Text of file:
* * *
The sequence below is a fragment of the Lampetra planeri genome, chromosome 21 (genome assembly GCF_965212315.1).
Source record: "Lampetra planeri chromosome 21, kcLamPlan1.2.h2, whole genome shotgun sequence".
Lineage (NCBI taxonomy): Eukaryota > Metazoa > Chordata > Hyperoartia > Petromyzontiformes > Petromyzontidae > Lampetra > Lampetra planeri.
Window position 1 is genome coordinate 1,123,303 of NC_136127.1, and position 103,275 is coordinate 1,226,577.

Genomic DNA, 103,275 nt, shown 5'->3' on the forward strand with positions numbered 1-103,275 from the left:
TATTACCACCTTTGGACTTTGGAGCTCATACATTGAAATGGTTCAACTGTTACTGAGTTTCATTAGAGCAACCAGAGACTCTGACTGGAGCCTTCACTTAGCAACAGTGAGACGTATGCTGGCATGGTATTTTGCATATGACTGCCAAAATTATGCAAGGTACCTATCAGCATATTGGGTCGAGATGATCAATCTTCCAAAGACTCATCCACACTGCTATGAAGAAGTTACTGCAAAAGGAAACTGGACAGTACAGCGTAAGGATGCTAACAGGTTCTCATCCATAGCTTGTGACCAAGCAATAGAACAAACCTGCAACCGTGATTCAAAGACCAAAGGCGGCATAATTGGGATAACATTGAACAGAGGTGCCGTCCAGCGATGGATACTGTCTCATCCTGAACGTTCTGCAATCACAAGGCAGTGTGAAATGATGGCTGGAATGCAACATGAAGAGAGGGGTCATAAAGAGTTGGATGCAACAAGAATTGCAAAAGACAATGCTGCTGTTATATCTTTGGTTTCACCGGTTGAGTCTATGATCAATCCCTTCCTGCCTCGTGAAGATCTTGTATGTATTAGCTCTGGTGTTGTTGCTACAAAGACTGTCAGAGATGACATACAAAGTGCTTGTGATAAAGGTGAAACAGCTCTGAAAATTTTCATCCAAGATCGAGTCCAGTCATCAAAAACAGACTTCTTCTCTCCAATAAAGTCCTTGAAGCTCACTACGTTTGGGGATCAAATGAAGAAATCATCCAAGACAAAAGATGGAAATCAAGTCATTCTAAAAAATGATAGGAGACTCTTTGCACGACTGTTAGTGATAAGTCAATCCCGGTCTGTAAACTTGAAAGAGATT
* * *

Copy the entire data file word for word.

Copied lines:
The sequence below is a fragment of the Lampetra planeri genome, chromosome 21 (genome assembly GCF_965212315.1).
Source record: "Lampetra planeri chromosome 21, kcLamPlan1.2.h2, whole genome shotgun sequence".
Lineage (NCBI taxonomy): Eukaryota > Metazoa > Chordata > Hyperoartia > Petromyzontiformes > Petromyzontidae > Lampetra > Lampetra planeri.
Window position 1 is genome coordinate 1,123,303 of NC_136127.1, and position 103,275 is coordinate 1,226,577.

Genomic DNA, 103,275 nt, shown 5'->3' on the forward strand with positions numbered 1-103,275 from the left:
TATTACCACCTTTGGACTTTGGAGCTCATACATTGAAATGGTTCAACTGTTACTGAGTTTCATTAGAGCAACCAGAGACTCTGACTGGAGCCTTCACTTAGCAACAGTGAGACGTATGCTGGCATGGTATTTTGCATATGACTGCCAAAATTATGCAAGGTACCTATCAGCATATTGGGTCGAGATGATCAATCTTCCAAAGACTCATCCACACTGCTATGAAGAAGTTACTGCAAAAGGAAACTGGACAGTACAGCGTAAGGATGCTAACAGGTTCTCATCCATAGCTTGTGACCAAGCAATAGAACAAACCTGCAACCGTGATTCAAAGACCAAAGGCGGCATAATTGGGATAACATTGAACAGAGGTGCCGTCCAGCGATGGATACTGTCTCATCCTGAACGTTCTGCAATCACAAGGCAGTGTGAAATGATGGCTGGAATGCAACATGAAGAGAGGGGTCATAAAGAGTTGGATGCAACAAGAATTGCAAAAGACAATGCTGCTGTTATATCTTTGGTTTCACCGGTTGAGTCTATGATCAATCCCTTCCTGCCTCGTGAAGATCTTGTATGTATTAGCTCTGGTGTTGTTGCTACAAAGACTGTCAGAGATGACATACAAAGTGCTTGTGATAAAGGTGAAACAGCTCTGAAAATTTTCATCCAAGATCGAGTCCAGTCATCAAAAACAGACTTCTTCTCTCCAATAAAGTCCTTGAAGCTCACTACGTTTGGGGATCAAATGAAGAAATCATCCAAGACAAAAGATGGAAATCAAGTCATTCTAAAAAATGATAGGAGACTCTTTGCACGACTGTTAGTGATAAGTCAATCCCGGTCTGTAAACTTGAAAGAGATT